Despite the rhetoric from national school reformers, with their grand plans to overhaul education, some of the most successful education advancements come when we listen and work with students, parents, and teachers. Minnesota 2020’s latest report examines five examples where community-driven education reform helped make a positive change in learning.
Grand Rapids, Hibbing, and other districts brought the University of Minnesota’s Principals Academy program to their region, to respond to the need for developing their schools’ human capital.
Rochester’s Beyond the Yellow Ribbon Project partnered with the local teachers’ union, Rochester Community and Technical College, and others to improve teacher training in identifying and responding to the effects of military deployment on students.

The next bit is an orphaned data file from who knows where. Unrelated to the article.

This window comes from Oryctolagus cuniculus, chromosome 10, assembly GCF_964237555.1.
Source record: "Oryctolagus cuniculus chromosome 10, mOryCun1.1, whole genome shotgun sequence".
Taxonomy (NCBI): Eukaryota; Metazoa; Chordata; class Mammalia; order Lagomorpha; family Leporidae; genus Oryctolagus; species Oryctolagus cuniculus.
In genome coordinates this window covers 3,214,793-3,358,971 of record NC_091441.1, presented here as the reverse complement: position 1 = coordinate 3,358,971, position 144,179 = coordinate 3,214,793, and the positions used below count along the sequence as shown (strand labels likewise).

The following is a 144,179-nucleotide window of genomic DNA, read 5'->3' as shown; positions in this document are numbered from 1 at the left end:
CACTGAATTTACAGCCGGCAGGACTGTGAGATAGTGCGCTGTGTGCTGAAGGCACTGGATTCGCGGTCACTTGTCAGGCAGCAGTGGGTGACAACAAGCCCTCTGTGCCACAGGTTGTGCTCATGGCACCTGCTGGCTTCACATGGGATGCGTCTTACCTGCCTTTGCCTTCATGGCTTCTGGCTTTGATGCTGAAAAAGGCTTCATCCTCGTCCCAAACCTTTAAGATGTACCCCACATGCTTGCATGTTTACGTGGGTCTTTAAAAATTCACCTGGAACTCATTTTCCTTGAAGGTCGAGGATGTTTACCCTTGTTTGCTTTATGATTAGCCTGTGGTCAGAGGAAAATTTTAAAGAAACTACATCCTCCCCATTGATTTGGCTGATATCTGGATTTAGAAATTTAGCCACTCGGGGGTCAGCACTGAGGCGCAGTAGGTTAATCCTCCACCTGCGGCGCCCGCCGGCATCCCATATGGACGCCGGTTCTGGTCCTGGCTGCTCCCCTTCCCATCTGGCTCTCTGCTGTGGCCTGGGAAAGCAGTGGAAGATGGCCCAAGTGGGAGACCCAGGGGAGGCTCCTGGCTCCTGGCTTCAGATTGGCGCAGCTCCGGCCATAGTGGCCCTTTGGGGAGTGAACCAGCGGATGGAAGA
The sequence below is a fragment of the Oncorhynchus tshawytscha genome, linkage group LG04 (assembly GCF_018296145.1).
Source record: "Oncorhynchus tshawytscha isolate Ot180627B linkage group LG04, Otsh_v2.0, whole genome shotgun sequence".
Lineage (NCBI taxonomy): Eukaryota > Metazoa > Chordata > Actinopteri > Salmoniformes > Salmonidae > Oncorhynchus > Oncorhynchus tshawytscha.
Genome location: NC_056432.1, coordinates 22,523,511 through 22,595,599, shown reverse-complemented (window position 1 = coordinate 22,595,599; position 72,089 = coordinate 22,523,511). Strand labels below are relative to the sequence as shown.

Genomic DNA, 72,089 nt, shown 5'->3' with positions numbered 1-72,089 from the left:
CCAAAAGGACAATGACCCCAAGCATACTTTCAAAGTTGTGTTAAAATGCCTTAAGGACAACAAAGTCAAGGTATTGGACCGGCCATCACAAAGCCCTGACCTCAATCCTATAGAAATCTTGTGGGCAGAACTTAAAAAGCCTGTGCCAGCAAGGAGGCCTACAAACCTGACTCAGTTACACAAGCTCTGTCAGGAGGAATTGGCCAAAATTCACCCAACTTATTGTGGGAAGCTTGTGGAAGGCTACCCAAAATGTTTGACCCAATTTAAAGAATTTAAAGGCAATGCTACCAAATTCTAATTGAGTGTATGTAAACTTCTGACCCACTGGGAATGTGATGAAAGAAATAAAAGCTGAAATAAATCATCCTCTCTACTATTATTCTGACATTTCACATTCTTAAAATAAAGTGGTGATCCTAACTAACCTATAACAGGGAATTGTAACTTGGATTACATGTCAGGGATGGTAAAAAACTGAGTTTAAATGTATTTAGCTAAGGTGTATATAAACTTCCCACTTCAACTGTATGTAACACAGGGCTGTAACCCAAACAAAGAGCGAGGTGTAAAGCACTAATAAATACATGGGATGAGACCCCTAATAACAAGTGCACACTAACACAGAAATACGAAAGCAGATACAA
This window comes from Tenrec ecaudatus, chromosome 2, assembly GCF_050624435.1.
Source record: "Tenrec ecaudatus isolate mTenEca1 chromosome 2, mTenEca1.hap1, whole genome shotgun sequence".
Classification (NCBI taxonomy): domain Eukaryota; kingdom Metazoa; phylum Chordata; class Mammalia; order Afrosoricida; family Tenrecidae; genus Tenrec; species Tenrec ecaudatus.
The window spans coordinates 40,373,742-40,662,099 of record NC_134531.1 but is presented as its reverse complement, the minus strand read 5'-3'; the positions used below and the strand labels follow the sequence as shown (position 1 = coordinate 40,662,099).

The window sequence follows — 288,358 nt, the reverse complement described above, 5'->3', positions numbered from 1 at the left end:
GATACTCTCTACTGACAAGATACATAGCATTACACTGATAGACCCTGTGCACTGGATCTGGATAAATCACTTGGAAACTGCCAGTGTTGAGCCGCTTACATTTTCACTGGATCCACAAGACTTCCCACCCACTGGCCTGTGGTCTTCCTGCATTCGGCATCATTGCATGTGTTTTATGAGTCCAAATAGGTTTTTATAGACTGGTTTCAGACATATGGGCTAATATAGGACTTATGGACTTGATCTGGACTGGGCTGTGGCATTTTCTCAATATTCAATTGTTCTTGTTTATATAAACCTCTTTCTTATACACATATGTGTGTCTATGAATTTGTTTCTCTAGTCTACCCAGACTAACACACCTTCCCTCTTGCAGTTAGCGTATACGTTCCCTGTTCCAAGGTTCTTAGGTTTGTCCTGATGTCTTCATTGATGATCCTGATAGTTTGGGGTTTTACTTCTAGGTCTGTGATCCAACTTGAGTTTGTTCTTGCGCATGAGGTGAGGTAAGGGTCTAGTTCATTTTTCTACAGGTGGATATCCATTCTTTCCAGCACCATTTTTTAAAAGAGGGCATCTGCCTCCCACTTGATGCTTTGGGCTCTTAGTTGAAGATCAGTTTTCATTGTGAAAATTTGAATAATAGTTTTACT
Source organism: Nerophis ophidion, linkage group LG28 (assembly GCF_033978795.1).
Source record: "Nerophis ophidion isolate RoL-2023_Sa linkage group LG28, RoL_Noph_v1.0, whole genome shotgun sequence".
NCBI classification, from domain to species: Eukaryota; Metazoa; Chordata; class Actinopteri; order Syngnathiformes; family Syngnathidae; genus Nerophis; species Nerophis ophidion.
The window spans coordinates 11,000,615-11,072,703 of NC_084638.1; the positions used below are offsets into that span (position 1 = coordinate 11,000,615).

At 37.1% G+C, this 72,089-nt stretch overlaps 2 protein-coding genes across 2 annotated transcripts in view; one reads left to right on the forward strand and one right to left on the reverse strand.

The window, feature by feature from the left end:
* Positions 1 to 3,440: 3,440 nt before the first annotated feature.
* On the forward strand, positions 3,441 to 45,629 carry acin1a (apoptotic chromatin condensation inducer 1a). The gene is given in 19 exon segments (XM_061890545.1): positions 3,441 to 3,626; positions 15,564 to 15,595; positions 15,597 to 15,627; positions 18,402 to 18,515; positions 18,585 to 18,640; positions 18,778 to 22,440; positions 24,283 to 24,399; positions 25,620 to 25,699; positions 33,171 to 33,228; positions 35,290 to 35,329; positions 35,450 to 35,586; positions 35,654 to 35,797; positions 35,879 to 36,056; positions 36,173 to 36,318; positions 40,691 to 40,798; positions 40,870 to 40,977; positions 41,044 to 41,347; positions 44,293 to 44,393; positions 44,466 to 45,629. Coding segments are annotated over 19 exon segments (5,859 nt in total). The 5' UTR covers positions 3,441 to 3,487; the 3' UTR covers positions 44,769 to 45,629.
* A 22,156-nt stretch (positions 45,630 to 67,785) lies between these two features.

The challenges brought about by anti-LGBT bullying in Anoka-Hennepin may be part of a broader national trend, but coming up with the right response for the school district required the activism, leadership, and ideas of local community members.
After tornadoes devastated north Minneapolis, schools were one set of anchor points in the community. When communities act to strengthen their schools, they build public institutions that help their neighborhoods respond to many different kinds of problems.
The Saint Paul Federation of Teachers’ decision to fight both constitutional amendments in 2012, while supporting their local school levy, came from the knowledge that these statewide issues were of immediate significance to students and families.